John R. Miller and the Engine Lights-The Trouble You Follow

John R. Miller and the Engine Lights-The Trouble You Follow

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If you’ve heard of John R. Miller, you’ve probably heard that he’s an amazing songwriter. If you haven’t heard of him, you’re just not paying attention. The Hedgesville, W.Va., native has made enough of a name for himself to cover two or three careers at this point. Whether it's Miller’s work in The Fox Hunt, Prison Book Club, as a solo artist, or as a side man, the chances are that if you like West Virginia music, you have bobbed your head to something he’s played on.

The Trouble You Follow—Miller’s new Emperor Records release with his band, The Engine Lights—stands very well alongside the rest of his body of work. The album finds Miller’s familiar vocals paired with a largely acoustic band. Knowing that, you might expect something like The Fox Hunt: a string band with single-mic-harmony vocals. Miller’s idiom here is both distinct and noticeably more personal. It makes sense that several of the songs offered on The Trouble You Follow had prior lives in the repertoire of Miller’s straight-ahead rock band, Prison Book Club.

The Engine Lights are yet a whole other animal from that band as well. Stylistically, the music on the new album is there to support Miller’s ample lyrical gift. In this respect, The Trouble You Follow immediately brings to mind the most recent John Prine record, The Tree of Forgiveness. Both men are more than capable of presenting their songs with only a guitar. An artist who does that for a lengthy amount of time, however, almost inevitably find himself/herself playing with a band again.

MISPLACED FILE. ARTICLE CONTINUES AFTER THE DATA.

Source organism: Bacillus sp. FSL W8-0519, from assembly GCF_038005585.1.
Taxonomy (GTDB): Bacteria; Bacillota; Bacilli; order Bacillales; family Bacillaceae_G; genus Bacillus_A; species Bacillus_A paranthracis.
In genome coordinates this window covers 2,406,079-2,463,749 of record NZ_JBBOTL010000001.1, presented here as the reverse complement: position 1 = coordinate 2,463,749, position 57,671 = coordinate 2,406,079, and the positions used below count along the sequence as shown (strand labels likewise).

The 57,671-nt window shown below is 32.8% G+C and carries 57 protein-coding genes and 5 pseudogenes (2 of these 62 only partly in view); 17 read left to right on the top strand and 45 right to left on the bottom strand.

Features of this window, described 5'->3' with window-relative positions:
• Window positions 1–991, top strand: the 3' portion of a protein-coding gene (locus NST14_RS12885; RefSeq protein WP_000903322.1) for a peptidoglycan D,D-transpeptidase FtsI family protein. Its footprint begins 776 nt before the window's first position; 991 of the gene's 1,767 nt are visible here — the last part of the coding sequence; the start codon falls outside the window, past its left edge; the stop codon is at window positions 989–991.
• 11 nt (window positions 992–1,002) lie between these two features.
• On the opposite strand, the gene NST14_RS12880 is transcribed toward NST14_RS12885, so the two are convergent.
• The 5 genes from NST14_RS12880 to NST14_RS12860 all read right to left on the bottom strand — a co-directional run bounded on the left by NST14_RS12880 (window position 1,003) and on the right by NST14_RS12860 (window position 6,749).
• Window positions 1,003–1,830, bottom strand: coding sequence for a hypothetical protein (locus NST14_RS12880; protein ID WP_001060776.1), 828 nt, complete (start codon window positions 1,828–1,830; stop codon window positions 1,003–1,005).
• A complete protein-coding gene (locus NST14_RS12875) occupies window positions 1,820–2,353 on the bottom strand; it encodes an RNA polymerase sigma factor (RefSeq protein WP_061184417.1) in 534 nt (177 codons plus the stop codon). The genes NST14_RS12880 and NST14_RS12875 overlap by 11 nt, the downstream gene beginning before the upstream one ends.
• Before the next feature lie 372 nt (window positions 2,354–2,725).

Photo by  Alexis Faye

Photo by Alexis Faye

The Trouble You Follow does well to start with the song “Holy Dirt.” Miller finds transcendence in the grime of an imperfect world. The song embraces this world and recognizes that it’s vital to the creative process in all of our lives. We find the pieces needed for rebirth in the chaos of decay and imperfection.

This rule also sometimes applies to our personal relationships. The soil metaphor surfaces again in the very next song, “Red Eyes.” Miller sings:

"I’m drinkin’ motor oil, cursin’ at the settin’ sun,
Hopin’ I find better soil before my day of work is done."

“How It Feels in the Light” seems light and sweet, with a singing pedal steel and mandolin, but Miller brings it back down to earth with a pained and wistful lyric:

"Pissed off, broke, and hammered, willfully confused."

There is a timeless quality to the aforementioned track, seeming like it could have been recorded at any point over the last 50 years, save for the fact that Miller’s language would have been seen as unbearably coarse in times gone by. Today, we are instead touched by the honesty and frankness of his delivery.

 Photo by Alexis Faye

Photo by Alexis Faye

Included on The Trouble You Follow, “Been Here Too Long,” “Lights of the City,” and “Too Much Livin’” were all Prison Book Club songs. They are presented here with the same energy, but they have been transformed from Tom Petty-informed rock into acoustic tracks that are warmer and more friendly than laid back and watered down.

“The Wheel” provides a welcome contrast to the rest of the album. Though slightly bitter, the lyrics are still resolute. Miller performs solo here, biting off syllables, with only a hint of sorrow. He sings:

"You swallow trouble like a bitter pill; you’re like a river with a chemical spill.
Time makes it disappear, and it always will, ‘cause you should still wipe the dirt from your window sill...

I’ll wake you up, I’ll dry your tears, I’ll be the wheel if you ain’t afraid to steer. Don’t be afraid of leavin’ me."

The album wraps up with “Strung Out,” which seems to be about realizing the band you’re in isn’t as big a deal to the world as it is to you. Here, Miller seems wearier and more sorrowful than on any other track of the album. No doubt, people who spend their lives making music will understand this song. It’s a hard life, one usually marked with disappointment, even for those who are as gifted as Miller.

With The Trouble You Follow, John R. Miller and the Engine Lights have given listeners yet another musical incarnation, and while I’m sure it won’t be his last, it is one of his finest offerings yet.

Their album is available on Friday, August 31st.

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Darby Hollow

Darby Hollow